MYRTLE BEACH, SC (WMBF) - Sports tourism is down by millions of dollars in Myrtle Beach, while other areas are seeing an increase in their numbers.
Myrtle Beach city leaders say sports tourism was down $29 million in 2017. In 2016, the sports tourism industry brought in $187 million. That number dropped to $158 million last year.
North Myrtle Beach spokesman Pat Dowling said the city saw higher sports tourism numbers in 2017 than in the past.
He says part of the reason for this is contractual events, which provide more stability because the same event will sign a five-year contract with the city.
Like Myrtle Beach, Dowling said they could see numbers fluctuate in the future because some events change where they're going each year.
Although North Myrtle Beach's numbers are up and Myrtle Beach is down, the Myrtle Beach Sports Center's general manager, Jessica Vanco, said events are not being taken away.
"We actually partner with North Myrtle Beach. Some of our events need their gym space so we've kept a really good relationship with North Myrtle Beach and, believe it or not, a lot of the teams that do compete in North Myrtle Beach actually stay in Myrtle Beach city limits. So I think we're seeing a positive effect for each city," Vanco said.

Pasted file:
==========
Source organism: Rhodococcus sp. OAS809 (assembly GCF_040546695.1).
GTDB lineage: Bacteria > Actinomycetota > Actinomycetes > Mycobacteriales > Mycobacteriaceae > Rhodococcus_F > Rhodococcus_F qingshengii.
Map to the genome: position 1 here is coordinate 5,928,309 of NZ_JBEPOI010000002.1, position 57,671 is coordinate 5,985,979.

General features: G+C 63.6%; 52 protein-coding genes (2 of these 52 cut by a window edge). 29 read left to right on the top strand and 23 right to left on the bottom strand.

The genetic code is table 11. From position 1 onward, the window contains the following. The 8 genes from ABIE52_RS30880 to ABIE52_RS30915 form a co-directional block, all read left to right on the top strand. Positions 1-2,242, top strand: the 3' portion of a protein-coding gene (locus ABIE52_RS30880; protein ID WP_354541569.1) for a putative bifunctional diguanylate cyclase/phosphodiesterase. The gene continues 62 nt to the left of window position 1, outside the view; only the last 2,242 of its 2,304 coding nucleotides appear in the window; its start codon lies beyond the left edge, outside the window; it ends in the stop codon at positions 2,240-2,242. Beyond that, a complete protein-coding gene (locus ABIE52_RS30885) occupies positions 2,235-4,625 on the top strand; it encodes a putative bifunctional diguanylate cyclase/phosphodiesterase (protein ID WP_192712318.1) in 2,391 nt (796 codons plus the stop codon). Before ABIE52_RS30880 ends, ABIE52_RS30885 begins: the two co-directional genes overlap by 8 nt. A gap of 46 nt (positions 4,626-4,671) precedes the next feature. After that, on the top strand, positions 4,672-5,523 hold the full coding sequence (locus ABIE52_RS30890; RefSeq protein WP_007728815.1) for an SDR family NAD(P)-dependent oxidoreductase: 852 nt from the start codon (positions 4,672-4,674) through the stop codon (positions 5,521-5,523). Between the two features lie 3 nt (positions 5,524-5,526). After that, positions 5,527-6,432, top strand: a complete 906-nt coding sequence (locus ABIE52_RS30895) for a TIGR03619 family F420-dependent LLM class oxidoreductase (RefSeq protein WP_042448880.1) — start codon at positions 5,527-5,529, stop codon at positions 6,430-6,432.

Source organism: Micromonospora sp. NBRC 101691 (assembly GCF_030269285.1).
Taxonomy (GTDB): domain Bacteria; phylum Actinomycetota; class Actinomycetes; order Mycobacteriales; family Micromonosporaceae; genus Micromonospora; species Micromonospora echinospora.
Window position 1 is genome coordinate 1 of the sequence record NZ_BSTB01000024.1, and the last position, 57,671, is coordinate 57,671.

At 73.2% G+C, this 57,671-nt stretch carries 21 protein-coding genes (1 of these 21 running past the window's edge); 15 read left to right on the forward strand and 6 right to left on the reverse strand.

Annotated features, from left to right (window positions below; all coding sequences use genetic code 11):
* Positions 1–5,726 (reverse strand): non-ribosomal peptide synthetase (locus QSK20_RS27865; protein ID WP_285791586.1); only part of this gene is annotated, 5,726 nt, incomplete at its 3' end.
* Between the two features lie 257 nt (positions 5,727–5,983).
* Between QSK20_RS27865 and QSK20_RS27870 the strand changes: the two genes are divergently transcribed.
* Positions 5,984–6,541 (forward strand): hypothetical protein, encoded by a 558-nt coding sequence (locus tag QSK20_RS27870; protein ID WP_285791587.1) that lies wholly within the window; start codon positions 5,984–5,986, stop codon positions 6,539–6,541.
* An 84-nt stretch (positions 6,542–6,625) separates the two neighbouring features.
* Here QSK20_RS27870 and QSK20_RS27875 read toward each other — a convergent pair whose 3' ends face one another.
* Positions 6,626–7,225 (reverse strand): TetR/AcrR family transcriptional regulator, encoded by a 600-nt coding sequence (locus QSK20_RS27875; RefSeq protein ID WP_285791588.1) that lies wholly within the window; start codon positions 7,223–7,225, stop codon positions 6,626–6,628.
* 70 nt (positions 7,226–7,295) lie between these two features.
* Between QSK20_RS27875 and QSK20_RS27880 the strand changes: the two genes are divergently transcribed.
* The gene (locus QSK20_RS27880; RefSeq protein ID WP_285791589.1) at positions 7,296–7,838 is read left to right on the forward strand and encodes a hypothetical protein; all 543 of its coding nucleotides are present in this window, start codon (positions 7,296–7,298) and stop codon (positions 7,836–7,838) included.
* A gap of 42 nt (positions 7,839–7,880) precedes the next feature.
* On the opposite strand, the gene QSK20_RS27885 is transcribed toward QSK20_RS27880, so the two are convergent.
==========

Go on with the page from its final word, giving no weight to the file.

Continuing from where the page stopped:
Myrtle Beach city leaders said several factors led to the decrease in sports tourism last year, including the construction of new facilities, renovations at Doug Shaw Stadium, world tournaments, and the consolidation of cheer and dance competitions.
Vanco said their facility saw a $7 million decrease this past year.
"2015/2016 our economic impact at the sports center was $31 million. This past fiscal year we're just coming off of it was about 27," she said. "You have these events that move, like a world archery event or a regional gymnastics event. They don't want to go to the same place every time. They move in a circuit every three years, four years, or eight years.
In 2016, the world archery event came to Myrtle Beach, bringing in 5,000 archers from all over the world.
"The good news is … in 2021 we're working to bring back the tournament and it will have double the archers. So when we have that event come back, the impact will be $12 million in three days, which is outstanding," she said.